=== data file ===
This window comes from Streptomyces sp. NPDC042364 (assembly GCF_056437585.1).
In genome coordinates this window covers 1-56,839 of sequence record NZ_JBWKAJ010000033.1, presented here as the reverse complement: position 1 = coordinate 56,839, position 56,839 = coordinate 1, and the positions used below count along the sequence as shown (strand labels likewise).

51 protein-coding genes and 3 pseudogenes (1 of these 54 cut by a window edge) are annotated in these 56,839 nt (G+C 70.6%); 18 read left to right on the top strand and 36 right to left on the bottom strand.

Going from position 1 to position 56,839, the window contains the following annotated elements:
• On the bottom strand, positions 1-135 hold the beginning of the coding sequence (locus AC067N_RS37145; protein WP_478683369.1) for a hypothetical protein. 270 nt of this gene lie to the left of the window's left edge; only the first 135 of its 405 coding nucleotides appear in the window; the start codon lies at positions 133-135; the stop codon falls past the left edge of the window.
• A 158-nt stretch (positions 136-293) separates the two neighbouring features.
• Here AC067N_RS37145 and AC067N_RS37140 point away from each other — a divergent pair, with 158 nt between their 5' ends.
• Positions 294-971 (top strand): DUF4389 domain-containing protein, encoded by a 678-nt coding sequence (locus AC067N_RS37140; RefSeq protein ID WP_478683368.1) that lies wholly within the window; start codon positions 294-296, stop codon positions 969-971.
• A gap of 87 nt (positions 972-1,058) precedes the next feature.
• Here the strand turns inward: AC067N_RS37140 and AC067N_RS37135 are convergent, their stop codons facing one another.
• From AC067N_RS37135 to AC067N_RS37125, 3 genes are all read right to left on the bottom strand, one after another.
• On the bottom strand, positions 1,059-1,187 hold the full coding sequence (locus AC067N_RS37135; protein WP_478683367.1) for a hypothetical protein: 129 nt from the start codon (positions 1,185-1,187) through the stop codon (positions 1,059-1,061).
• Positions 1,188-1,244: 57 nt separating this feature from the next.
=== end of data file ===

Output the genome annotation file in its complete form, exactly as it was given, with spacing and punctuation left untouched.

This window comes from Streptomyces sp. NPDC042364 (assembly GCF_056437585.1).
In genome coordinates this window covers 1-56,839 of sequence record NZ_JBWKAJ010000033.1, presented here as the reverse complement: position 1 = coordinate 56,839, position 56,839 = coordinate 1, and the positions used below count along the sequence as shown (strand labels likewise).

51 protein-coding genes and 3 pseudogenes (1 of these 54 cut by a window edge) are annotated in these 56,839 nt (G+C 70.6%); 18 read left to right on the top strand and 36 right to left on the bottom strand.

Going from position 1 to position 56,839, the window contains the following annotated elements:
• On the bottom strand, positions 1-135 hold the beginning of the coding sequence (locus AC067N_RS37145; protein WP_478683369.1) for a hypothetical protein. 270 nt of this gene lie to the left of the window's left edge; only the first 135 of its 405 coding nucleotides appear in the window; the start codon lies at positions 133-135; the stop codon falls past the left edge of the window.
• A 158-nt stretch (positions 136-293) separates the two neighbouring features.
• Here AC067N_RS37145 and AC067N_RS37140 point away from each other — a divergent pair, with 158 nt between their 5' ends.
• Positions 294-971 (top strand): DUF4389 domain-containing protein, encoded by a 678-nt coding sequence (locus AC067N_RS37140; RefSeq protein ID WP_478683368.1) that lies wholly within the window; start codon positions 294-296, stop codon positions 969-971.
• A gap of 87 nt (positions 972-1,058) precedes the next feature.
• Here the strand turns inward: AC067N_RS37140 and AC067N_RS37135 are convergent, their stop codons facing one another.
• From AC067N_RS37135 to AC067N_RS37125, 3 genes are all read right to left on the bottom strand, one after another.
• On the bottom strand, positions 1,059-1,187 hold the full coding sequence (locus AC067N_RS37135; protein WP_478683367.1) for a hypothetical protein: 129 nt from the start codon (positions 1,185-1,187) through the stop codon (positions 1,059-1,061).
• Positions 1,188-1,244: 57 nt separating this feature from the next.